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Customer Service: United Sates of Greed

Customer Service: United Sates of Greed

You probably know by now, that in my posts I try to highlight customer service. In this post, though, I’ll provide some insights as to why I think customer service, in general, is on the wane in our Country.

We humans – almost all of us, anyway – are the most evolved species inhabiting our planet. This is because thanks to evolution, we’ve separated ourselves from the rest of the pack with traits that they don’t possess but define us. Traits like: empathy; compassion, generosity; etc.

Unfortunately, these traits are in short supply for some of our fellow humans who are the who’s who of the business world. These uber groups of individuals pretty much run our Country… um, I mean their companies, and for the most part, it seems the conventional rules that govern the day-to-day lives of average stiffs like us, do not seem to apply to them.

Take for example the entrenched practice of allowing companies and individuals (usually the top brass of these companies) to settle federal regulatory charges without admitting that they actually did anything wrong. C’mon, you’ve heard about it, right? It happens all the time: The government announces some giant settlement – thumping their chests - with a company that’s been accused of doing something wrong. The company agrees to pay a massive fine. Then, in the fine print, there’s something along the lines of: …”The company neither admits nor denies any wrongdoing.”

We the people, pause for a second, commend the law enforcement agencies for doing a great job sticking it to the bad guy, and then move on with our lives. Stop. Don’t, because this is a shining example of our government’s impotency at its best.

The Securities and Exchange Commission (SEC) is the regulatory agency that is responsible for fighting these “White Collar Crimes/Criminals.” Statements from people within the agency send a clear message to these criminals that they’re all bark and no bite. Matthew T. Martens, once a chief litigation counsel at the SEC, tries to deflect the blame with the “everybody else is doing it” explanation. “Every other federal agency settles cases similarly – and some of them allow a defendant to explicitly deny the charges”, he said. He further states “because the SEC’s court papers detail its assertions about how securities laws were broken, the public is not left wondering what bad conduct has occurred when we bring complaints.”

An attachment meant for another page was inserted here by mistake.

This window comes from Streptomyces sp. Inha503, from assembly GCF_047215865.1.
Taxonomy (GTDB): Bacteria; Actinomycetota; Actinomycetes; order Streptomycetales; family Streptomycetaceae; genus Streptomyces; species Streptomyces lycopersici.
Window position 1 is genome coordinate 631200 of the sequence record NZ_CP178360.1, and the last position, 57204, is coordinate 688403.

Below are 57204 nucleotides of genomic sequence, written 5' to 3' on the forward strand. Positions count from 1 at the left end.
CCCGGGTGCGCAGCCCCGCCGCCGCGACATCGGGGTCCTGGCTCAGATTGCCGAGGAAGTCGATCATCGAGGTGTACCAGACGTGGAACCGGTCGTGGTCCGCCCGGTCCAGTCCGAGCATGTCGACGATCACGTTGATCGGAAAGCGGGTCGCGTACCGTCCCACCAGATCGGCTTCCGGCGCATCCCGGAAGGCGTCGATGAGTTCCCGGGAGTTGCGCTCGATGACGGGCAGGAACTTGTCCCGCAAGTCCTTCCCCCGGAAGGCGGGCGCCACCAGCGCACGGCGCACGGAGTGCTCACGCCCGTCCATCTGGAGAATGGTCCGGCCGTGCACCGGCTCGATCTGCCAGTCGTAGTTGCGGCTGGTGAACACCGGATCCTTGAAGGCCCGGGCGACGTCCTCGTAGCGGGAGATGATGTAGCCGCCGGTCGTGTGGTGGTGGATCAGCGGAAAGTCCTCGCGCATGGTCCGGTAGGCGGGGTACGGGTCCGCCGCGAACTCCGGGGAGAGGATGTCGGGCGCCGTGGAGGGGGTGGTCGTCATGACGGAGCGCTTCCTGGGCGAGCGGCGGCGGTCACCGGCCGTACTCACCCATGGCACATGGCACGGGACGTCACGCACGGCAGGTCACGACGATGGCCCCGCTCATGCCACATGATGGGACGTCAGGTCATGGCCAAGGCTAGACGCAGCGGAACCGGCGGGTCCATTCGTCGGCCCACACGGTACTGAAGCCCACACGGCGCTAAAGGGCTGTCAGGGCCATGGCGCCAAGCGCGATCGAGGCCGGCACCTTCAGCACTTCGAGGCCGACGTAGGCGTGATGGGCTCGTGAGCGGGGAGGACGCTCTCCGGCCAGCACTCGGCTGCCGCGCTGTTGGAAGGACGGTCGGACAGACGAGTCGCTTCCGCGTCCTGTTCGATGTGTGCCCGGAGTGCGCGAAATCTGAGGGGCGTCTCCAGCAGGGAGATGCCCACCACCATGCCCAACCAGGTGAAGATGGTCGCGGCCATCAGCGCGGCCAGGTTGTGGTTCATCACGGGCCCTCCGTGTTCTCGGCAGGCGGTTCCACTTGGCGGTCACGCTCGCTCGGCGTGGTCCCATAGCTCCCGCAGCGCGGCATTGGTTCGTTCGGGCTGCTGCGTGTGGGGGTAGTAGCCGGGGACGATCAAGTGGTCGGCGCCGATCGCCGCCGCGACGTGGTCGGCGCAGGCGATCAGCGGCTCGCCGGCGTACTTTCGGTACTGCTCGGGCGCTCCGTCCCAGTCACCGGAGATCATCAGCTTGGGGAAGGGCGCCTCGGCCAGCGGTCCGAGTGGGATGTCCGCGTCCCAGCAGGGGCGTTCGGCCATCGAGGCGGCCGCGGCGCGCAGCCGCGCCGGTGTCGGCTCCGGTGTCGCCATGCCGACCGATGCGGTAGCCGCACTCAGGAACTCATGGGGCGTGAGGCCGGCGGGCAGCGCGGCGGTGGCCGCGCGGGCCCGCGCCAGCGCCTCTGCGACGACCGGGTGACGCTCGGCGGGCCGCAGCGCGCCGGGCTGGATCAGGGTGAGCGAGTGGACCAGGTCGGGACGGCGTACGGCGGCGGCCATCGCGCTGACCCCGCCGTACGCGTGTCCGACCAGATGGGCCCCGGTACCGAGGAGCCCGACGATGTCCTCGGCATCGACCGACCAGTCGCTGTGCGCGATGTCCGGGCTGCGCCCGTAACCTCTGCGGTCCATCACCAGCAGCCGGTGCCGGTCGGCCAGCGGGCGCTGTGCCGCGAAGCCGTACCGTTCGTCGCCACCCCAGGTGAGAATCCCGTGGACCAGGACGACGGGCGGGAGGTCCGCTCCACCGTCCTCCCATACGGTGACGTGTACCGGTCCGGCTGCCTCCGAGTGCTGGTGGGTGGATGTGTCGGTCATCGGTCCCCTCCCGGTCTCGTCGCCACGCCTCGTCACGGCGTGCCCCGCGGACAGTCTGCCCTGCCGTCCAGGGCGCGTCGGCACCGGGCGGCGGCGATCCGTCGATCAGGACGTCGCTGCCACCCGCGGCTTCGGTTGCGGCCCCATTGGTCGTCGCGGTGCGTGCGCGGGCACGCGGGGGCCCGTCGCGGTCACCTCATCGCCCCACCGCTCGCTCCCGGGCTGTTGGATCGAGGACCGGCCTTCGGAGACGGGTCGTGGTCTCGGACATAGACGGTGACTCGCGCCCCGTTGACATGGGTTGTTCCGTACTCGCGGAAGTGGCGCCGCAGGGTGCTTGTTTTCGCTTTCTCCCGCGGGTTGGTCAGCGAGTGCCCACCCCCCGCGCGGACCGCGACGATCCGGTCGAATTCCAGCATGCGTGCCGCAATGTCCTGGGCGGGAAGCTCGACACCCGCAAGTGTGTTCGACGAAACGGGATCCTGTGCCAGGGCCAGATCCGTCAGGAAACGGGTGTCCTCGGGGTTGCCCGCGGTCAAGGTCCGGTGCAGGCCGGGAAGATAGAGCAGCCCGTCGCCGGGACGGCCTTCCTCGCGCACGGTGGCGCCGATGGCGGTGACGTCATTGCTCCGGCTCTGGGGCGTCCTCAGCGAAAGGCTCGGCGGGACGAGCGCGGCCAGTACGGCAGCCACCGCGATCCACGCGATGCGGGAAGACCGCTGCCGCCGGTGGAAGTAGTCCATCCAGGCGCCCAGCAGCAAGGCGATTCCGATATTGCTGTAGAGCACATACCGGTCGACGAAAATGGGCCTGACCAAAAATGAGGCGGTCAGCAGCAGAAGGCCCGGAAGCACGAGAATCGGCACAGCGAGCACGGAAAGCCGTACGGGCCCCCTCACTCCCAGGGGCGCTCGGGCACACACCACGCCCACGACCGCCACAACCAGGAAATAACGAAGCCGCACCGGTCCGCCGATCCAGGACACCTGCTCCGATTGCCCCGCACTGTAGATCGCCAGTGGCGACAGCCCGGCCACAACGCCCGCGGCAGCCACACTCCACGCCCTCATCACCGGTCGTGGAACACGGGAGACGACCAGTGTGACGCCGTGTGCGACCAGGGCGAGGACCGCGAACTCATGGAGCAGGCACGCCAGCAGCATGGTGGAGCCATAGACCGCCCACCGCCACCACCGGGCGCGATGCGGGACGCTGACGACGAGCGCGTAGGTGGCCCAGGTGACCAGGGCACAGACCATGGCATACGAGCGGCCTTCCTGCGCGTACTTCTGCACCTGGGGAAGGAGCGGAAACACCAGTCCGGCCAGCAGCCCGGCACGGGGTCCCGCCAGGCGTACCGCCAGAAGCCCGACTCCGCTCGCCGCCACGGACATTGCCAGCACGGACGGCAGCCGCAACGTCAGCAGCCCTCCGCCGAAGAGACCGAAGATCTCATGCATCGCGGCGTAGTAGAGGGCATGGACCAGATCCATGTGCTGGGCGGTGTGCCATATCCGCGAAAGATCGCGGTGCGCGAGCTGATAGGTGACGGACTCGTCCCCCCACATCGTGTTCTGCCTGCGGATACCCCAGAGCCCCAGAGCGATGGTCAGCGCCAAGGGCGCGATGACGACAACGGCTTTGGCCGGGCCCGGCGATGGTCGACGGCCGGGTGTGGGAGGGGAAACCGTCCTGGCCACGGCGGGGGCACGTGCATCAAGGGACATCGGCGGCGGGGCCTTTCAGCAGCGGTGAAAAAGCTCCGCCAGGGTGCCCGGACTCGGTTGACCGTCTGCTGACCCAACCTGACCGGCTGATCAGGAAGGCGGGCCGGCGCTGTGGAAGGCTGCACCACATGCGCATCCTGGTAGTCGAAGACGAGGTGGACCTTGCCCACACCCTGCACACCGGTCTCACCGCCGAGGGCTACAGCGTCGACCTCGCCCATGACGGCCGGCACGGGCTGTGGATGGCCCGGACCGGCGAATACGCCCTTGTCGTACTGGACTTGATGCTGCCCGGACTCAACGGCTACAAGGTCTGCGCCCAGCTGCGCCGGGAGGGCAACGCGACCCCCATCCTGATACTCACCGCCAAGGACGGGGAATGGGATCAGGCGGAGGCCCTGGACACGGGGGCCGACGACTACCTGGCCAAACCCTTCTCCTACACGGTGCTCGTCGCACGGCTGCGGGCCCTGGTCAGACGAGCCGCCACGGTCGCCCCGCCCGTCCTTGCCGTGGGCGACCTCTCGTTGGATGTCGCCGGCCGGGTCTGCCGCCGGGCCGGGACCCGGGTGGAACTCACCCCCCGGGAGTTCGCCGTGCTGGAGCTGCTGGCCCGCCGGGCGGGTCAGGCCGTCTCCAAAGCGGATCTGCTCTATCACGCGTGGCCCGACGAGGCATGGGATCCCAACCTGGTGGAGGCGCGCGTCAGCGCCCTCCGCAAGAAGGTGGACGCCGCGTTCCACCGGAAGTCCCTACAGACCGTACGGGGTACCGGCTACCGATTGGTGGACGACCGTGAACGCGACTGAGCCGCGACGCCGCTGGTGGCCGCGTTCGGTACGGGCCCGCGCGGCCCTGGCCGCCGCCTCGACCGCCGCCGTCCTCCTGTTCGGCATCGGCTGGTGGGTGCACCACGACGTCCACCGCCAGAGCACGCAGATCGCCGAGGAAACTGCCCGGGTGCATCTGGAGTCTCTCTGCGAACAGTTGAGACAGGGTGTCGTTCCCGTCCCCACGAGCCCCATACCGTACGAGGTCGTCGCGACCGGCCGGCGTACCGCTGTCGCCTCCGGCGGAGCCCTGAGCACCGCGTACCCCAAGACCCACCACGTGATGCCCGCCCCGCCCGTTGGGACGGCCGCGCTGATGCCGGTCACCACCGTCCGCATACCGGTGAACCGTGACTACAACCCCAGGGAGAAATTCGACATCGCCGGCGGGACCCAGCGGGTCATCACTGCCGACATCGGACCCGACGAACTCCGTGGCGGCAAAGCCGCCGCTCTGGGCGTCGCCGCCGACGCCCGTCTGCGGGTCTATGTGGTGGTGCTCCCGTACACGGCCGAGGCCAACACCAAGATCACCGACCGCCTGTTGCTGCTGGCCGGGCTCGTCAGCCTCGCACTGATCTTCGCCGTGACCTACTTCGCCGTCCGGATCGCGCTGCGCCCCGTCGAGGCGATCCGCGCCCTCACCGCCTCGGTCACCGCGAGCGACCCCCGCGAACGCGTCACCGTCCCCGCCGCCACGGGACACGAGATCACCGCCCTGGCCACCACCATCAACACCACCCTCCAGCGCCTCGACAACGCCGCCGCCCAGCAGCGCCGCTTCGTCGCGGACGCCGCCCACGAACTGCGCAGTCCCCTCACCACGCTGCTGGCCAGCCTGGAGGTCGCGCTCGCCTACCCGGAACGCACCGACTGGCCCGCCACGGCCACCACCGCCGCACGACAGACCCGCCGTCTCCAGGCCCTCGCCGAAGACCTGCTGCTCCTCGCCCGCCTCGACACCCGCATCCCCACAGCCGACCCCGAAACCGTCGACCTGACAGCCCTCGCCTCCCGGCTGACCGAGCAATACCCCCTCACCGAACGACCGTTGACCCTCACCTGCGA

Similar sentiment is echoed by lawyers both inside and outside the SEC, who argue, that the “neither admit or deny” settlements are perhaps the only way to get companies to settle fraud cases because to admit wrongdoing would open them to civil damages. Additionally, they assert that a settlement with the above provision helps the victims because it allows for higher and quicker settlements. Otherwise they feel it takes a lot of resources to build the kind of case that would achieve an admission of guilt, and that they need to be prudent in picking their battles on cases that they can take to trial.  

The essence of my argument is captured vividly in an op-ed piece Sen. Elizabeth Warren wrote for New York Times on the 29th of January 2016. The following are some excerpts:

I just released a report examining 20 of the worst federal enforcement failures in 2015. Its conclusion: “Corporate criminals routinely escape meaningful prosecution for their misconduct.”